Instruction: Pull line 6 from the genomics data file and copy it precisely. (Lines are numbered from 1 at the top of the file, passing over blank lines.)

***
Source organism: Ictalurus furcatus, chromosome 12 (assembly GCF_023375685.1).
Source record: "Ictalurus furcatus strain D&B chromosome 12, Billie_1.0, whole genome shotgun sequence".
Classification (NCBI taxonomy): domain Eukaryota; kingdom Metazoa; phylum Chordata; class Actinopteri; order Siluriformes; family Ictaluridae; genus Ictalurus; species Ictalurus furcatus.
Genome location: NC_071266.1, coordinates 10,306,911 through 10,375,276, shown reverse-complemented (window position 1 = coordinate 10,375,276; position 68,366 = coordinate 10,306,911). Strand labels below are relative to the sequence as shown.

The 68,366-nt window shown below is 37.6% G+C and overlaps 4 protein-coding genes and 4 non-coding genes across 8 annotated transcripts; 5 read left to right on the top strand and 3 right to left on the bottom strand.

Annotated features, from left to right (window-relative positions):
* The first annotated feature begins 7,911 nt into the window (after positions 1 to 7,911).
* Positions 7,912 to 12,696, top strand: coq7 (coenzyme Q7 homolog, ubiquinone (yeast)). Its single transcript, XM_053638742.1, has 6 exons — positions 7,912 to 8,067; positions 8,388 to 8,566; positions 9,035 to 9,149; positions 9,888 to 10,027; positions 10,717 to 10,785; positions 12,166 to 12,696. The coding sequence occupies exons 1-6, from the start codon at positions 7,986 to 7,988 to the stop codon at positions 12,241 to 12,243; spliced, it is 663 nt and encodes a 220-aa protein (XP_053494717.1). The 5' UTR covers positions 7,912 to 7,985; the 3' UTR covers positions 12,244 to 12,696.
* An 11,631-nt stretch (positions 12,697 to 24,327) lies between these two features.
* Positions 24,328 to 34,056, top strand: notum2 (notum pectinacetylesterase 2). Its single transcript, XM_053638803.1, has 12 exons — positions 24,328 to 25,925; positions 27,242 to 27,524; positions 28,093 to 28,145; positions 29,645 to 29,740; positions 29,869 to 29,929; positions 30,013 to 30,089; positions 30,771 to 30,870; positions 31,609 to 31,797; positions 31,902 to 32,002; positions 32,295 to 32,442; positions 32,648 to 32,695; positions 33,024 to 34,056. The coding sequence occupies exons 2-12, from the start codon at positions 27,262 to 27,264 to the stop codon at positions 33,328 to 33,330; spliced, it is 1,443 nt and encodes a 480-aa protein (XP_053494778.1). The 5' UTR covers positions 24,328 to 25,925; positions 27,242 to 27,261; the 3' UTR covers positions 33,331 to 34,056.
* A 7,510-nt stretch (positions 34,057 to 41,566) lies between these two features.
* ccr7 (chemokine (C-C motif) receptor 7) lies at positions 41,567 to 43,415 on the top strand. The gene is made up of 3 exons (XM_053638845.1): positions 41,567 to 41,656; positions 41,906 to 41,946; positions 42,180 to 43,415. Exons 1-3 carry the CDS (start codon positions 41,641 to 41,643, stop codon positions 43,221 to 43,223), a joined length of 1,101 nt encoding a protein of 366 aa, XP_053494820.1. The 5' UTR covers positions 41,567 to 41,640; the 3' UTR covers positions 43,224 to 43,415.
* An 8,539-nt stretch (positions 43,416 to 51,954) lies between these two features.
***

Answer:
Annotated features, from left to right (window-relative positions):